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Students register to vote, write Congress during walkout

COEUR D'ALENE, Idaho - Students at Coeur d'Alene High School joined thousands of other students participating in a walkout on the one month anniversary of the Parkland shooting, but students at CdA used their walkout to be politically active. 

Around 250-300 students chose to leave class for 17 minutes, and gather in the gym. Event organizers, Annika Silk and Ashley Romanowski, kept their speeches short, and then invited their classmates to start taking action. 

With supplies provided, students signed letters to their local members of Congress and registered to vote, if they were of age. 

"We're the next generation that's going to be running the government and to see kids our age, I mean, neither of us are 18 yet, and we're already taking a step to kind of help with the government, because, I mean, that's what we're here for," said Silk, a senior at CdA High School.

Students said they want politicians to know that they want tougher restrictions on firearms, and more programs targeting mental health and bullying. 

"We're hoping to make them realize that 'hey, we're the people who are going to be voting you in or out of office. You might want to start listening to us,'" Silk said.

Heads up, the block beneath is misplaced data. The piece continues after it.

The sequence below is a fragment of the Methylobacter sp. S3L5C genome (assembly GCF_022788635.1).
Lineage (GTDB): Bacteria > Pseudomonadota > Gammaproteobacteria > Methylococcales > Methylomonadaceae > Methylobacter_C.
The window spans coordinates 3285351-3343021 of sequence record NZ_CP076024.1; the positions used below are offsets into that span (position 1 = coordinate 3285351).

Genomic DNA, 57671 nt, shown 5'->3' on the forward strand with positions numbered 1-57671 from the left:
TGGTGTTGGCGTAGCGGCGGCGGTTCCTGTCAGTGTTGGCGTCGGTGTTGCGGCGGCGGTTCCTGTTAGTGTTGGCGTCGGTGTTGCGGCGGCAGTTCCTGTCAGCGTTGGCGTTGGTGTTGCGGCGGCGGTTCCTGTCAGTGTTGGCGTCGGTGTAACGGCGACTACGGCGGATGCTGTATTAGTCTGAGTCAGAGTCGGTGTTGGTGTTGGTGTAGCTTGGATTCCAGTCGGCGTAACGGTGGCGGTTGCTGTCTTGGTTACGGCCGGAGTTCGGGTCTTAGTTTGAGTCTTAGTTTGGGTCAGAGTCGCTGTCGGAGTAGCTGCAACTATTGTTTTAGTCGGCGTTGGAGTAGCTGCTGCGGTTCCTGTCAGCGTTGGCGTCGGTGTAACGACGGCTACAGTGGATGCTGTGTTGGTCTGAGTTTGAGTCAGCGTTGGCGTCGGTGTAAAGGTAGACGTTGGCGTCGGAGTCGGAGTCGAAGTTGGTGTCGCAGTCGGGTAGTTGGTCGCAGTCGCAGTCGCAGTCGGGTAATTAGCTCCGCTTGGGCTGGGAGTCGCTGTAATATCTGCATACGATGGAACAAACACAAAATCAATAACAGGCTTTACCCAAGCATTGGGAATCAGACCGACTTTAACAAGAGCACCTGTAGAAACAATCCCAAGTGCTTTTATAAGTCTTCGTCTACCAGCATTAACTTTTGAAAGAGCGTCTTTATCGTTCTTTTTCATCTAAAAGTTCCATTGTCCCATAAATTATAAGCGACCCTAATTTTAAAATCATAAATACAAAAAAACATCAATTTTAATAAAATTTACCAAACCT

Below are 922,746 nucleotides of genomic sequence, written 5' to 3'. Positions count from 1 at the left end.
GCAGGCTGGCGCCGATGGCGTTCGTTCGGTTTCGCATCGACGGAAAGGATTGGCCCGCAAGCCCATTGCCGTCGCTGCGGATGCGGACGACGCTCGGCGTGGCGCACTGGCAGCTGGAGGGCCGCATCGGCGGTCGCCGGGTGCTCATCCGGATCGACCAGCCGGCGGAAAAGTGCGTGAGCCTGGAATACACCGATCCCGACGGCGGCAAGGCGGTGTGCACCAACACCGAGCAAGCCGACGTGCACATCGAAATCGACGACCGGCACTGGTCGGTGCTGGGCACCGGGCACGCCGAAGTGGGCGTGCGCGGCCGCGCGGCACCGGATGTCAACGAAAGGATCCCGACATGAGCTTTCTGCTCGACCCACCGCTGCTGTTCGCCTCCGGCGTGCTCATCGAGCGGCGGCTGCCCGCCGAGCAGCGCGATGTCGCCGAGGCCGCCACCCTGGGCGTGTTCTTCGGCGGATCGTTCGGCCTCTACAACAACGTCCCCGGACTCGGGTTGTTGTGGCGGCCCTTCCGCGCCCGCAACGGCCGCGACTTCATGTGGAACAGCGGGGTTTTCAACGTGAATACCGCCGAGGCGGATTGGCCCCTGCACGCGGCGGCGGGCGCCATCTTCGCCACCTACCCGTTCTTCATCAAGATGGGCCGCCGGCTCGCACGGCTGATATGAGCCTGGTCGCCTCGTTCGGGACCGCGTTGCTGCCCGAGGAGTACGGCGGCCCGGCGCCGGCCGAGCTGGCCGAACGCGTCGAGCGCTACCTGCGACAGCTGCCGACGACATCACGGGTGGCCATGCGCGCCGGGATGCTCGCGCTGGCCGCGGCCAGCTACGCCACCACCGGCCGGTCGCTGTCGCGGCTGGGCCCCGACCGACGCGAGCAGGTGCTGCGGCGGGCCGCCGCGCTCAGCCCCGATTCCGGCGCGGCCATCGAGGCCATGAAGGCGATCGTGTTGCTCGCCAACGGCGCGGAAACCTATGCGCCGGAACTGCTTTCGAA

The event was completely led by students, with minimal oversight by school administration. The district says it was important to them that students were allowed to exercise their First Amendment rights. 

"They were so organized and prepared for this. And they were respectful of each other, they were respectful of differing opinions, they were respectful of the time," said Scott Maben, spokesman for Coeur d'Alene Public Schools. 

Not only was the administration there to show support, but so were members of the community. A small group of parents and community members gathered on the sidewalk outside the high school to show their support for the students. One woman held a sign reading "CDA supports our students."

"I think it's fantastic. The kids are our future. Their voice is important," she said.

But, not everyone was showing support for the walkout. Not far away a counter-protest was organized to show support for the Second Amendment. 

Organizers for the walkout said their walkout was not against the Second Amendment. 

"We aren't trying to ban guns. That's what I think is most important here, is we don't want to take away your guns. But, somebody who's mentally unfit to have a gun, shouldn't have one," said Romanowski.

Romanowski adds that this about feeling safe.

"It would make me feel a lot better going out to the store and knowing that that person who's carrying on their hip is able to and is mentally fit and I know that they won't try and hurt me," she said. 

And students say that better gun control is only part of the conversation. They add that there also needs to be more of a focus on programs targeting mental health and bullying.

"Guns by themselves can't do this damage. If you set a gun on a table, it's not going to pick itself up and shoot somebody," Silk said. "But, it's still the weapon that's being used quite a bit for it. So, we are trying to look at the people themselves too with better mental health, anti-bullying programs in high schools and even younger schools."

That's the call we're hearing nationwide from students who joined in Wednesday's national protests. Students say they're just glad to be a part of something bigger. 

"It's so amazing to see so many students come together and work for this one thing that we all believe in," said Romanowski